Sunday, December 21, 2008

Living in College for visually impaired students

A flute is always on his mouth as he walks, and one can see the love he has for the instrument. He plays it beautifully, attracting the attention of passersby. Mussie Mebrahtu is a visually-impaired student at the Eritrea Institute of Technology in Mai-Nefhi. He is second year diploma student in the English of Department.He was born in Debresina, in the Elabered Sub Zone in the Anseba Region. He attended elementary education in Abraha Bahta School for the Visually Impaired.

Then he went to Shieb Seleba Junior School in Debresina. Later he continued his education in Keren Secondary School before he left to Sawa to complete his 12th grade. After passing the matriculation exam, he joined the Eritrea Institute of Technology. Mussie said, “There were 19 blind students with me in Sawa in 2005 and all of us have passed the matriculation exam. We are determined to continue the method of study that led us to success in the matriculation exam.”

Currently, there are 47 visually impaired students in Mai-Nefhi, and many of them are in the departments of History, English, and Social Science Education.At college, blind students might have difficulties finding their way around. But for many of them getting around is not a problem. Many develop their own ways to overcome the difficulties they face.Of course, the visually impaired students at college need to master an environment that is designed primarily for the sighted.

Many of them adapt to the environment quickly but for their academic success, they need the complements of special technology so they can access textbooks and computer screens they cannot see.With modern technology, students need access to machines that could convert regular text into Braille. So the introduction of scanners, computers with embossers that change computer text into Braille prints, and a sound output (screen reader) that converts texts displayed on the screen to sound, and other equipment is essential.

These equipment help students write their senior and term papers on their own, instead of asking other students to write for them.Some of the challenges facing these students include lack of adequate appropriate Brailled textbooks for reference and a limited number of Braille computer terminals. “Although our college has a number of Brailled books, most are not in line with our academic fields,” said Mussie.Shortage of Braille papers is also another challenge.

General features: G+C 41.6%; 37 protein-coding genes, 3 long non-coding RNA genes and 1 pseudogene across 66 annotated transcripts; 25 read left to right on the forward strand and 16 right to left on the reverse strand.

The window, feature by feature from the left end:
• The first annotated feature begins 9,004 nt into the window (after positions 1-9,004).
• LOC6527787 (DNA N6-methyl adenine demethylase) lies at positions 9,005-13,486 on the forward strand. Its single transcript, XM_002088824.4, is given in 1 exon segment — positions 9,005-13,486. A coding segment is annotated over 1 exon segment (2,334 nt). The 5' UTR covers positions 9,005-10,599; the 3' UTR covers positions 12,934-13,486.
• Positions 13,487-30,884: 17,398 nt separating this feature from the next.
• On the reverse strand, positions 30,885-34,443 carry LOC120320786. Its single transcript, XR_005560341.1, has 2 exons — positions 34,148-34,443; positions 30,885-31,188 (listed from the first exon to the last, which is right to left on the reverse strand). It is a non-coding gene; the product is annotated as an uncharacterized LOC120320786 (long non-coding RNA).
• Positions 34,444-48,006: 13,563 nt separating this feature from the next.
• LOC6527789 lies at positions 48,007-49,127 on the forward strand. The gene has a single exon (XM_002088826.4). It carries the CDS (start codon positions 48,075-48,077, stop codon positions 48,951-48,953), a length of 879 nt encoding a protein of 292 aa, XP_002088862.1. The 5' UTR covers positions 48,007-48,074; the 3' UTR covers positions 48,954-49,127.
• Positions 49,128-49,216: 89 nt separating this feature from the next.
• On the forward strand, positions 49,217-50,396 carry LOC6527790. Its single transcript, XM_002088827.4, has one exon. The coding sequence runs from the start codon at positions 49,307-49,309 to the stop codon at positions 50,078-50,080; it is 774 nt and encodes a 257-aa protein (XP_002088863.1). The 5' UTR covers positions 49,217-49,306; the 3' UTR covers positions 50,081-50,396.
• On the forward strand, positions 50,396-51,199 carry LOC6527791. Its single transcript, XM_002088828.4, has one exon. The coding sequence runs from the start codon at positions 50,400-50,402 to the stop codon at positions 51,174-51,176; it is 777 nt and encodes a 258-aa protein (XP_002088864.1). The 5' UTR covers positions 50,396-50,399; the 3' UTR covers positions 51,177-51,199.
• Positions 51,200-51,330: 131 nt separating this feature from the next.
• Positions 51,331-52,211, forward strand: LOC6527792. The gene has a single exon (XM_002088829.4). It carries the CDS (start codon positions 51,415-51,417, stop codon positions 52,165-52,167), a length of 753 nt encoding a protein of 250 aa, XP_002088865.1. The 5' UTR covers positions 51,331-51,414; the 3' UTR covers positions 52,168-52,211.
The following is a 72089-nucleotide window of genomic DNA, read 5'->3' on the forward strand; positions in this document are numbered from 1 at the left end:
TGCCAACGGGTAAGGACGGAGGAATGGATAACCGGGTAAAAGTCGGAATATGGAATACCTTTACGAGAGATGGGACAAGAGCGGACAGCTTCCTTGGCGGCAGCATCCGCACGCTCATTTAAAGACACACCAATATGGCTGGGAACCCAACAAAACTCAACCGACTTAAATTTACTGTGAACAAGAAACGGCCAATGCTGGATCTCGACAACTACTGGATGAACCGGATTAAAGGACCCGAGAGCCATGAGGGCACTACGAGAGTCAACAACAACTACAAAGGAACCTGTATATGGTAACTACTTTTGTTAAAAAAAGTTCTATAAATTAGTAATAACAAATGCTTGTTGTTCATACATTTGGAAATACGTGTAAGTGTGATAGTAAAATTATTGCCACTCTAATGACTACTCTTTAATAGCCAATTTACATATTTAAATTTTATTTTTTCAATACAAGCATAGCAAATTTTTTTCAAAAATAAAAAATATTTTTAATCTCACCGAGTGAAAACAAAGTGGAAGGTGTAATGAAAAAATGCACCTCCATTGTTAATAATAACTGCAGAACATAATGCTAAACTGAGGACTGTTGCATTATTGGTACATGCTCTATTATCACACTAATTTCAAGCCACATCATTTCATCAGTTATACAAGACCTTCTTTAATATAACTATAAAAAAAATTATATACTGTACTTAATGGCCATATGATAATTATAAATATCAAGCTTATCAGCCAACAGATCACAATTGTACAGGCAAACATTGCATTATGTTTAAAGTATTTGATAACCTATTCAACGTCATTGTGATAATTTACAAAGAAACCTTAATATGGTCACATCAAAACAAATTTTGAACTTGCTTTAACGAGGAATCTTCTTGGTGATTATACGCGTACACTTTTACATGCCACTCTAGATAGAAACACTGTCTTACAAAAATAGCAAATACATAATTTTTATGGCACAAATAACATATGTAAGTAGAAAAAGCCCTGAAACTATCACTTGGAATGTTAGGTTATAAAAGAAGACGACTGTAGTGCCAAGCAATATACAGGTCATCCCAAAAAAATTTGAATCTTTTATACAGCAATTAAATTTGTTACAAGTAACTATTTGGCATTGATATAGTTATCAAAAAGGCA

Abraha Bahta Elementary School provides Braille papers and some books. “We of course get some help; we receive 100 Braille papers for a semester, which is not enough,” said Mussie.By the time blind students reach college, they have probably developed many methods for dealing with the volume of visual materials. Most use a combination of methods, including readers, brailled books, and audiotape recorded books.Mussie and his friends do much of their studies by typing the handouts supplied by the instructors on Braille papers.

“Students read for us the handouts and we type it on the Braille, but this takes a lot of time. The writing itself takes hours, let alone reading it later,” Mussie says. At times the students send their handouts to the Abraha Bahta Elementary School so that the printed materials are converted into Braille papers by embossers. “Visually impaired students have some special needs to support themselves,” Mussie said. He mentioned lack of financial help as a major problem. “At high school, we used to get some pocket money from the Abraha Bahta School in cooperation with the Ministry of Education,” he said.

“In addition, the PFDJ office used to give us allowance for transportation.“But here in the college, we don’t have the money that we used to get. We have some hope though—the PFDJ and the President’s offices are working it out. Hopefully, we’ll get it soon. I also need to mention that the blind students at the college received some 20,000 Nakfa from the Ministry of Labor and Human Welfare. And I hope it will have continuity.”Despite some problems, Mussie says, college life is relatively comfortable.

“We have free dormitory and cafeteria services so we don’t have that much expenditure. At high school, we had to rent a house and pay for food,” he said. “The other thing is, you get more socialized and have more friends here in our college.”Mussie appreciates some of the staff members for their help and generosity. “Some of our teachers give us a soft copy of the handouts; and even some come to our [blind students] study room and discuss with us the subject matter we read.”

In the future, Mussie would like to contribute what he can to the development of the nation. “I would like to do my best to bring a change in the economic and social development of my country. I would especially like to work closely with the disabled people and convince them that they are not different than anyone.”Regarding his flute, Mussie says he has tremendous interest in arts and music. This goes back to his elementary school music courses that he had at Abraha Bahta. “The music courses I took there encouraged me to try some instruments later. I play the piano, melodica, kirar, and flute,” he said.

“Of all these, the flute is the best because you don’t have a problem carrying it with you everywhere.”The flute has other advantages as well. “It serves two purposes: one, it alerts passersby that I am coming and they make a way; second: it introduces me to many people; almost everyone knows me in town and I’m identified by the flute,” said Mussie.


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